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Control of Aquatic Invasive Species and Restoration of Natural Communities in Ireland Dr Joe Caffrey Central Fisheries Board QUB, Belfast – 7 th April.

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Presentation on theme: "Control of Aquatic Invasive Species and Restoration of Natural Communities in Ireland Dr Joe Caffrey Central Fisheries Board QUB, Belfast – 7 th April."— Presentation transcript:

1 Control of Aquatic Invasive Species and Restoration of Natural Communities in Ireland Dr Joe Caffrey Central Fisheries Board QUB, Belfast – 7 th April 2009

2 Scope High impact aquatic invasive species in Ireland Case studyLagarosiphon major (Curly Waterweed) Future work and funding

3 High Impact Aquatic Invasive Species Curly WaterweedLagarosiphon major Nuttall’s WaterweedElodea nuttallii DaceLeuciscus leuciscus Zebra MusselDreissena polymorpha New Zealand PigmyweedCrassula helmsii Parrot FeatherMyriophyllum aquaticum Fringed Water lilyNymphoides peltata Water FernAzolla filiculoides

4 Chinese Mitten CrabEriocheir sinensis ChubLeuciscus cephalus Bloody Red ShrimpHemimysis anomala Floating PennywortHydrocotyle ranunculoides Potentially High Impact Aquatic Invasive Species

5 Lagarosiphon near Kilmeaden, Waterford 2005

6 Nuttall’s Waterweed (Elodea nuttallii) in Carrigadrohid Reservoir

7 New Zealand Pigmyweed (Crassula helmsii) Emergent and submerged

8 Parrot’s Feather (Myriophyllum aquaticum)

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10 Fringed Water lily (Nymphoides peltata)

11 Water Fern (Azolla filiculoides)

12 Azolla in River Barrow and Limerick Canal

13 Chinese Mitten Crab (Eriocheir sinensis)

14 Chub (Leuciscus leuciscus), River Inny – 2006

15 Bloody Red Shrimp (Hemimysis anomala) Photo - Dan Minchin (2008)

16 Floating Pennywort (Hydrocotyle ranunculoides)

17 Case Study Lagarosiphon major in Lough Corrib INVASIVE SPECIES CONTROL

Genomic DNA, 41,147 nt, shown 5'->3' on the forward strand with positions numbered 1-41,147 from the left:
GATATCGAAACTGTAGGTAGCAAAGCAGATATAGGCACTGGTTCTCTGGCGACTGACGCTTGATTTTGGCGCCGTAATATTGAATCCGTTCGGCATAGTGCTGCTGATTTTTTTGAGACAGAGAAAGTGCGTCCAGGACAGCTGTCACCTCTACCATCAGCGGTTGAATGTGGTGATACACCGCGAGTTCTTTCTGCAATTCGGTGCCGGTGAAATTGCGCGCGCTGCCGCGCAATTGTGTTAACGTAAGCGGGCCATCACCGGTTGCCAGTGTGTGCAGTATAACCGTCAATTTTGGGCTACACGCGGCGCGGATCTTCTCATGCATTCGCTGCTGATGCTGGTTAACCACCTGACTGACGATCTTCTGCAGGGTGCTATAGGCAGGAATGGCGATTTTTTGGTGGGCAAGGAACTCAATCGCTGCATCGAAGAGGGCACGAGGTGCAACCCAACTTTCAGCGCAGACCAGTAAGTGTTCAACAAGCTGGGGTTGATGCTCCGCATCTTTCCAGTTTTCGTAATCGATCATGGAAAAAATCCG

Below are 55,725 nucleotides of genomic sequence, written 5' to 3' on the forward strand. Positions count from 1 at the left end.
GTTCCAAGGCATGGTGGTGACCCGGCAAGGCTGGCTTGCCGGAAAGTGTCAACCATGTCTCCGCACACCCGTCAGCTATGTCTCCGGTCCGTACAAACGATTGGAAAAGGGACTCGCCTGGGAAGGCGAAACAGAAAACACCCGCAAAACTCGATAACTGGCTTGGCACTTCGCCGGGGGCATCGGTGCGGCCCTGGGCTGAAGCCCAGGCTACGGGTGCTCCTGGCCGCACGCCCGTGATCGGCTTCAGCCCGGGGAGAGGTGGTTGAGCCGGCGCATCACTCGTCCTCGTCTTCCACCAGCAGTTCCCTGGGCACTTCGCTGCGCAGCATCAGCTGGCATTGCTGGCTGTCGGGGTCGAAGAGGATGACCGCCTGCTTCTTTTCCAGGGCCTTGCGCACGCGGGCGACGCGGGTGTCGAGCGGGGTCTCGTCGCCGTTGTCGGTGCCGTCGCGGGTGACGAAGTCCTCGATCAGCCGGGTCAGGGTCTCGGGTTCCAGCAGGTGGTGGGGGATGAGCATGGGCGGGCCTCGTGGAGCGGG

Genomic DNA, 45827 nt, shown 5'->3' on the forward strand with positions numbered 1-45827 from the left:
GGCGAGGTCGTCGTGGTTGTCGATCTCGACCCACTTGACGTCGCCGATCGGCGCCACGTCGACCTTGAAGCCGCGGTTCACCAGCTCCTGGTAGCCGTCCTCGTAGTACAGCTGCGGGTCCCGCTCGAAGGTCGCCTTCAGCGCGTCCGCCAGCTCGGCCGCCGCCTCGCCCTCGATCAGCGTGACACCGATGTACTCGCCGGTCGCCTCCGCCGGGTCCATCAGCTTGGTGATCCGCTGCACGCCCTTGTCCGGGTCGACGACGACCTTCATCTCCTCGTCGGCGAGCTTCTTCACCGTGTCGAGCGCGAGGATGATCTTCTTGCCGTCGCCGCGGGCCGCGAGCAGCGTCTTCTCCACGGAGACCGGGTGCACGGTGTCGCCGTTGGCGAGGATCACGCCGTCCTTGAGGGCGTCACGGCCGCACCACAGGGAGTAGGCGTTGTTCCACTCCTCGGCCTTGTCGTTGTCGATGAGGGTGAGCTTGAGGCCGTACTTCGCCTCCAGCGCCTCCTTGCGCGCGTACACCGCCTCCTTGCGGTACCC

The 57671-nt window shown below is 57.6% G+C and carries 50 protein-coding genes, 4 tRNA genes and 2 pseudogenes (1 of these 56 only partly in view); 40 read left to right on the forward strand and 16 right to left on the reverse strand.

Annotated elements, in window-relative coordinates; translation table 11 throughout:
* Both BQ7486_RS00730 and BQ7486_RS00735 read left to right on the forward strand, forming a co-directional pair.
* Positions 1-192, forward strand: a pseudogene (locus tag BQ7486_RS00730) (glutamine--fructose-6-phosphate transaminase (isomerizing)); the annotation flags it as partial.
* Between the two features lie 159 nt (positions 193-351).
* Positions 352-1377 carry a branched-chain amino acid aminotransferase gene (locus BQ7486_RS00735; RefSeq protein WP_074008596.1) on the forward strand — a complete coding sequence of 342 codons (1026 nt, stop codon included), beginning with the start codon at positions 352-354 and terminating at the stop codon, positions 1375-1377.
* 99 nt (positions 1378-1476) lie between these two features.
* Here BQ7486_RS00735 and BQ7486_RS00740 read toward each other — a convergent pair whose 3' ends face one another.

18 Curly Waterweed (Lagarosiphon major) Submerged aquatic ‘Oxygenating weed’ Artificial watercourses ~ Only natural habitat is Lough Corrib

19 Rinerroon Bay, Lough Corrib pre-Lagarosiphon major

20 Rinerroon Bay, Lough Corrib post-Lagarosiphon major (2005)

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22 Why is Lagarosiphon a Problem? No natural enemies in Ireland Rapid growth rate Dispersal through fragmentation Actively grows in winter Canopy forming – excludes indigenous macrophytes Alters macroinvertebrate community structure Creates improved conditions for coarse fish No legislation to prohibit its sale and distribution

23 Lagarosiphon Control Methods Currently Employed Hand removal using Scuba Mechanical cutting and harvesting Herbicides Light exclusion Life cycle studies [Biological control]

24 Hand Removal using Scuba Lagarosiphon in low abundance - recently colonised sites - edge of large stands - following other treatment methods

25 Herbicides for Lagarosiphon Control Lough Corrib is a SAC and drinking water supply !!! Only one approved herbicide to treat submerged weeds Lagarosiphon is susceptible to dichlobenil Applied locally in upper lake

26 Mechanical Cutting in Lough Corrib Deep cut with trailing knives (V-blades) 10 infested sites treated in ,700 tonnes of Lagarosiphon removed 29.2 hectares of infested lake bed cleared

27 Light Exclusion using Biodegradable Geotextile Trials commenced in August ,750 sq m at 4 sites treated Early indications positive

28 Little is known about the life cycle strategies or adventive traits of Lagarosiphon under Irish conditions Life Cycle Studies as an Aid to Lagarosiphon Control Less is known about the factors that influence its growth in Irish waters This information is vital if potential weak links in Lagarosiphon’s life cycle are to be identified and targeted for specific control

29 Restoration of Natural Communities Natural recolonisation of indigenous species from spores, seeds, fragments Transplant indigenous species Create conditions favourable for indigenous species

30 Funding & Future Research Primary source of funding for is Life+ (EU & NPWS) €1.5 million 2 Projects Lagarosiphon control in Lough Corrib Invasive species in Grand Canal / Barrow corridor Worth approx. €180k per annum per project (vs c. €200k for 6 months on Lagarosiphon in 2008)

31 Strategic Control of Lagarosiphon in 2009 Clearance of sites from all upstream sites

32 Strategic Control of Lagarosiphon in 2009 Mechanical cutting of sites on north-western shore

33 Strategic Control of Lagarosiphon in 2009 Apply geotextile to all sites in the middle lake

34 Road Map for Lagarosiphon Control in Lough Corrib

35 Biocontrol PhD to be funded – commencing in summer 2009 Collaboration with University of Grahamstown in SA No. of candidate species already identified Photos J-R Baars

36 Can We Eradicate Lagarosiphon in Lough Corrib? Enormous task – using traditional methods Best expertise available will be utilised Biocontrol may provide the ‘silver bullet’


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